Carlos, "this small sum", the Coulombs, etc.
Jul 07, 2006 01:53 PM
Please notice that the amount mentioned by Mr. Judge is also
characterized by him as "this small sum."
I suspect that the Coulombs were doing what they were doing
for OTHER reasons than for "this small sum" of money.
First of all, revenge would be a very strong motivation.
Plus one should not forget what the Master K.H. had
said (months before) in trying to assess the motivations of the
"Mad. Coulomb is a MEDIUM & as such irresponsible for many things
she may say or do. At the same time she is kind and charitable.
One must know how to act towards her to make of her a very good
friend. She has her own weaknesses but their bad effects can be
minimised by exercising on her mind a moral influence by a friendly
& kindly feeling. Her mediumistic nature is a help in this
direction, if proper advantage be taken of the same." caps added.
Also one should take into account that on April 26, 1884 (again
months before Emma Coulomb actually contacted the Rev. Patterson)
Master Morya wrote:
"For some-time already the woman [Coulomb] has opened communication
--- a regular diplomatic pourparler with the enemies of the cause,
certain padris. --- She hopes for more than 2,000 Rupees from them,
if she helps them ruining or at least injuring the Society by
injuring the reputation of the founders....The ------ are ready to
lay out a good sum for the ruin of the Society they hate...."
Quoted from Franz Hartmann's REPORT OF OBSERVATIONS, etc., pp. 35-36.
My understanding is that these "padris" were NOT connected with the
Much more could be written about this but I will stop here at this
--- In firstname.lastname@example.org, "carlosaveline"
> Dear Friends,
> In September 1884, the "Christian College Magazine" of the Free
Church of Scotland in Madras (1) published a collection of false
letters ascribed to Blavatsky and slandering her.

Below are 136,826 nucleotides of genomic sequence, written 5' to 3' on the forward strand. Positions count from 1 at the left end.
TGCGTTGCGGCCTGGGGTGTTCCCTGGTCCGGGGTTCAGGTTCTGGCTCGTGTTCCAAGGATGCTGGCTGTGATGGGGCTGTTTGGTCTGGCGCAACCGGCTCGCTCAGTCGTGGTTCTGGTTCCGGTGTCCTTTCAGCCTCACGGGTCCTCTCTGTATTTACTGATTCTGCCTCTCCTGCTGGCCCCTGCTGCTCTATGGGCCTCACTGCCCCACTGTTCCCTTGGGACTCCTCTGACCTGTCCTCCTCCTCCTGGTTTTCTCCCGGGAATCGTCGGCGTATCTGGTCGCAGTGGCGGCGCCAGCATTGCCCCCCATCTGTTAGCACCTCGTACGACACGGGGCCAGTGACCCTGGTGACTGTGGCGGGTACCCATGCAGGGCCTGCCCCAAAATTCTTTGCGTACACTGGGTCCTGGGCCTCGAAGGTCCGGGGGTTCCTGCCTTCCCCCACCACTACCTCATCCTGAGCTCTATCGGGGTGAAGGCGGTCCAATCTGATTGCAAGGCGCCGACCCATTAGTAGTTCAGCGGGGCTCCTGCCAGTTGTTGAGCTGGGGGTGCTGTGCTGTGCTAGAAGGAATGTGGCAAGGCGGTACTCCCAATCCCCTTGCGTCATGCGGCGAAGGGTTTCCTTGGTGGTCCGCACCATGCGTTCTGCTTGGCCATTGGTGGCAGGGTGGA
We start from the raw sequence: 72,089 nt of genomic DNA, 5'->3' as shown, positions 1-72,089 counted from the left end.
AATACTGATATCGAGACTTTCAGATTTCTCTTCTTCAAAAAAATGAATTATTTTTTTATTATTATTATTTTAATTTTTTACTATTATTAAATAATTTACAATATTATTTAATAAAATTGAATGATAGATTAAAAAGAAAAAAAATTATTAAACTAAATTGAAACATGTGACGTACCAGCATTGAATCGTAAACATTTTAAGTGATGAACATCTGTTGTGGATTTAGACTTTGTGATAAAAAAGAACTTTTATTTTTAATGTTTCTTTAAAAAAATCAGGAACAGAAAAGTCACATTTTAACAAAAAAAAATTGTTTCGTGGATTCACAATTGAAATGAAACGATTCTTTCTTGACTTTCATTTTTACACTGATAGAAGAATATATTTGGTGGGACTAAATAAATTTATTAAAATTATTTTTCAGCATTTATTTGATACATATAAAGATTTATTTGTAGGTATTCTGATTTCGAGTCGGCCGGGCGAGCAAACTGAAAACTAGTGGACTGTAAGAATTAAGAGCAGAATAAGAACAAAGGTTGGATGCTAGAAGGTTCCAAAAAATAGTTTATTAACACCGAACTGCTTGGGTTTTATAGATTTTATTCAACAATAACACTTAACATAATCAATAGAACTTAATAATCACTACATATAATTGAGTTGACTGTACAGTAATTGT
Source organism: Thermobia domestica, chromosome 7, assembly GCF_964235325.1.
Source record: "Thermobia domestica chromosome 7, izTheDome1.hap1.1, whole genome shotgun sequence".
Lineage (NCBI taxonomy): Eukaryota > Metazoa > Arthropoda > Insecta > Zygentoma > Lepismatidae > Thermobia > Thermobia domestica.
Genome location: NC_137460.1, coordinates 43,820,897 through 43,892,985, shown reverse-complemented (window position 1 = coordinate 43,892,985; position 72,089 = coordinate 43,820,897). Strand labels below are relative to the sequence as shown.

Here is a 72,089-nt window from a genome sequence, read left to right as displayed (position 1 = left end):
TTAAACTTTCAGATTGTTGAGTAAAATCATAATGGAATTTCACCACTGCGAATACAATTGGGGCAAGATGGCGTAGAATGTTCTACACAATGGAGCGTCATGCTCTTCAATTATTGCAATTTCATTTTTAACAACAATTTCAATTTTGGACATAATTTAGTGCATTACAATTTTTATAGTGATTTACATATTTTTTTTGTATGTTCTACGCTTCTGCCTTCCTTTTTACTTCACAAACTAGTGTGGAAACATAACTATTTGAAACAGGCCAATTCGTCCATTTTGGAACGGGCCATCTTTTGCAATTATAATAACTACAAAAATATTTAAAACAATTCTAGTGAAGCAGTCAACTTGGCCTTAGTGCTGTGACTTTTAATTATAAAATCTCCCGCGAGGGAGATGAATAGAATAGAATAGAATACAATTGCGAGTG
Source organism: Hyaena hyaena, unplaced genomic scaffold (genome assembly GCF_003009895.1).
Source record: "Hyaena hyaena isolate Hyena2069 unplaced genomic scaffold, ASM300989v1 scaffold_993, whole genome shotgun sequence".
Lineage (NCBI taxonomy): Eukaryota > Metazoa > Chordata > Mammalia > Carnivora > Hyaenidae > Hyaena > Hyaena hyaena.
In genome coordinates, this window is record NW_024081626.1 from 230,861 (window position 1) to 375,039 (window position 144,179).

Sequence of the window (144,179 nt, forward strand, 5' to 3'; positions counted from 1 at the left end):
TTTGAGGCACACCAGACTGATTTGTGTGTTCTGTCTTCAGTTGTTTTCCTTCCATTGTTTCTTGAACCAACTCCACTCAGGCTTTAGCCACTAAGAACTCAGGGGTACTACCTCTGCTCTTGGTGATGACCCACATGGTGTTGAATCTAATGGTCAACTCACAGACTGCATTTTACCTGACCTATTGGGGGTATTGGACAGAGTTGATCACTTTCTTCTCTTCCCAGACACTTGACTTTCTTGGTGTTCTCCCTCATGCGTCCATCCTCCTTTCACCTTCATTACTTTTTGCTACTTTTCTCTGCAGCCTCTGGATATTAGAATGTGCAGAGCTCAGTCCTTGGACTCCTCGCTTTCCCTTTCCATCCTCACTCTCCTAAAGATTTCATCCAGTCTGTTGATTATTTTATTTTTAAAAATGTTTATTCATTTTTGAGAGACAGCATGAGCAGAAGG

> The material had been forged by Emma and Alexis Coulombs, a
couple of scoundrels nowadays highly publicized by Daniel Calwell
> In October 9, 1884, the publication "Athenaeum and Daily News", in
Madras, India, published this letter by W. Judge:
> To the Editor.
> Cheapness of Public Morality and the Coulombs.
> SIR, – I believe I am under no obligation to keep silence. At
an interview, on the Theosophical Headquarters on the 27 th day of
Sept. ult, in the presence of Dr. F. Hartmann, Mr. Gribble, Mr.
Padfield, Mr. Alexander, D.K. Mavalankar, a Madras gentleman, Mr.
Darbogen Nath, Mr. T. Subba Row, High Court Vakeel, myself and
another person whose name escapes me, the Rev. Mr. Patterson stated
freely, and not under the seal of confidence, that he had paid the
Coulombs for the alleged Blavatsky letters, the sum of rupees one
hundred and fifty, in 3 instalments first 25, second 50, and then
75, in all 150. Now the question arises, is the "C.C. Magazine" so
poor that it cannot pay Rs. 150, in one payment. Common sense and
common reputation answer, that they very well could pay this small
sum at once why then they break it up in this case? It must be
either because of bargaining; or because at
firt "public morality" was thought to be worth Rs. 25,
which estimate was afterwards changed twice; or because these
amounts are only earnests (2) of what the Coulombs may expect from
the Missionary camps upon the success of their attack on Theosophy.
Did the Coulombs receive this money; or are they being slandered? In
the Oct. "C.C.M.", the Editor says he "would be likely to hear" of
bargains with the Missionaries; he does not say that he did not
hear. William Q. Judge. (3)
> So far, the letter.
> Now, my questions to Daniel Caldwell, who since the 1990s has
been the main publicist of the Coulombs, are:
> 1) How does he evaluate this amount of 150 rupees as the value for
> 2) How much a new "Coulomb" or "Soloviof" could earn today, by
circulating the same lies in the Internet and in theosophical
books? Or would that have to be volunteer work?
> 3) Does Daniel believe that the 150 rupees' bribe payed to
his " historical sources", the Coulombs, was the full price for
their treason, or Judge was right and it was just paid as earnests?
Does Daniel find it a fair price?
> Best regards, Carlos Cardoso Aveline.
> Best regards, Carlos Cardoso Aveline
> (1) A Church influenced by Calvinism. It separated from the
Church of Scotland in 1843, after a ten years' conflict. (See
Encyclopaedia Britannica, 1967)
> (2) "Earnests", that is, money paid in advance to bind a contract,
a token or assurance of something to come.
> (3) "The Coulomb Case", Theosophical History Occasional Papers,
Volume X, California State University, 2005, 73 pp., see p. 49.
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